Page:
The first mug-shot we took was at the beginning of the Dalton highway at the sign telling us we had arrived. Getting there had been quite a trip already. We couldn't have been further away from it when we started. Just simply being there, at the Dalton Highway sign, was the result of leaving Tasmania, riding the Great Ocean Road in Melbourne, shipping to New Zealand, riding around both the South and the North islands of New Zealand, shipping to Vancouver and riding up through British Columbia, the Yukon and most of Alaska. We had covered almost 20.000 km just to get here! Looking at the wooden Dalton Highway sign made me realise how lucky we were to be here; and how lucky we were with all we had seen and experienced.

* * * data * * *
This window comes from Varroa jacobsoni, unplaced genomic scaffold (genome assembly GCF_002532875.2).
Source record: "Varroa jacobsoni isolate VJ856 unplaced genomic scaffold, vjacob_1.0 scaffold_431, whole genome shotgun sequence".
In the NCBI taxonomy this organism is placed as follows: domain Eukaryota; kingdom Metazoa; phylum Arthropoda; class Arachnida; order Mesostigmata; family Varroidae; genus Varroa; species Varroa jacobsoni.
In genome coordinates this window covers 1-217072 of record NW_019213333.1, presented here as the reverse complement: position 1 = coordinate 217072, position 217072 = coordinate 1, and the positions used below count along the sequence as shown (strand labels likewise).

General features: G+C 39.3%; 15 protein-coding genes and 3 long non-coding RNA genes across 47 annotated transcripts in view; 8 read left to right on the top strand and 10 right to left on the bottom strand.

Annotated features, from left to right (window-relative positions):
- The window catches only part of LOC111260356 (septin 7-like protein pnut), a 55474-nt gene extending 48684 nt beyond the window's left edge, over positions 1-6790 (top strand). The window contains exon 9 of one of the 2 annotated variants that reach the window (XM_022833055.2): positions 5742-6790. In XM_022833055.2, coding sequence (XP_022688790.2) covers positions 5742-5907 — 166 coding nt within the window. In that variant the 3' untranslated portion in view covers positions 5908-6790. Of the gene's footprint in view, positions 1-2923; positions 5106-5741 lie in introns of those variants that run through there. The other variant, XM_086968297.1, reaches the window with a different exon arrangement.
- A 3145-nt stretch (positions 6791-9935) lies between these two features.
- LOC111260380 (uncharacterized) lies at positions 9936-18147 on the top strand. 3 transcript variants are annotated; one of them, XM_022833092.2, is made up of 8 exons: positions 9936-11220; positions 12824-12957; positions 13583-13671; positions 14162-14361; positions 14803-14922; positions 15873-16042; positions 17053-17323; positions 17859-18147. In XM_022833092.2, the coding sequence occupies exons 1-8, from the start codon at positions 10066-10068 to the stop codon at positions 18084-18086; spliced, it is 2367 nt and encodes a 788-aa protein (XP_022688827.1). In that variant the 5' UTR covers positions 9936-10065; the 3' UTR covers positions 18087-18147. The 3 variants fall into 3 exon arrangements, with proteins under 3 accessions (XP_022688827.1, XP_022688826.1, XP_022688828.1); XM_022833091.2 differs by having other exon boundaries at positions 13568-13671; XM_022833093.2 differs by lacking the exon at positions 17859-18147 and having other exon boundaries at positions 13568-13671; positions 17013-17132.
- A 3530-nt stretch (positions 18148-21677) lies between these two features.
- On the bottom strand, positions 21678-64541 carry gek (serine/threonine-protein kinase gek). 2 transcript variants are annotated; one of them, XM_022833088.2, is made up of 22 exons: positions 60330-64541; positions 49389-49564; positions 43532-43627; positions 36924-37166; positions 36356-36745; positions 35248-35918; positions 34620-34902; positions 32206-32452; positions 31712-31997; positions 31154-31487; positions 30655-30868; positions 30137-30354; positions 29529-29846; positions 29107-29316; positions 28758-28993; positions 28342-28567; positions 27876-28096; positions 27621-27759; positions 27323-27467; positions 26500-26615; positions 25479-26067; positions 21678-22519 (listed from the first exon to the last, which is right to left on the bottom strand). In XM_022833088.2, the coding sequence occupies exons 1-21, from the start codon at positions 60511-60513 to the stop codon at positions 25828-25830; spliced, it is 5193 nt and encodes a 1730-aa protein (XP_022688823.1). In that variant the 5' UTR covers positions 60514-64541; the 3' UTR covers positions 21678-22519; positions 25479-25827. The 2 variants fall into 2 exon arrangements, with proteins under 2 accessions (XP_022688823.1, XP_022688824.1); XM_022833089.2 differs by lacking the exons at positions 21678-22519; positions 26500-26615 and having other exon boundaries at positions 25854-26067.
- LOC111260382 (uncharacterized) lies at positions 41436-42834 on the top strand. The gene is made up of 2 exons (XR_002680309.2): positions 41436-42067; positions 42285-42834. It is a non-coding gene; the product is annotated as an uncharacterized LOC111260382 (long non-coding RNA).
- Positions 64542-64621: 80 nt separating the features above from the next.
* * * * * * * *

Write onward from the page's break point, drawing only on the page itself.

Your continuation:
For me crossing the mighty Yukon river was a special event too. Most will probably say it's just a river… to them I'd like to say: just read Dorian Amos's 'The Good Life' to understand how special it is. Just over the bridge we met Dottie. Dottie works at the tiny Tourism Information Centre on the right hand side and is a bundle of joy. We stopped to have lunch and simply rode up to the picnic table. Dottie came running outside 'please don't ride over my orchids!' Orchids? What orchids? They turned out to be miniature Orchids, which considering the climate is understandable. Dottie told us, full of passion, about her orchids and all the beautiful things there are to see from where we were to further north. She was somewhat positive about everything… including the weather…! She told us it was going to be fine for the next 14 days… Dottie must have had her own forecast :-) A lovely person.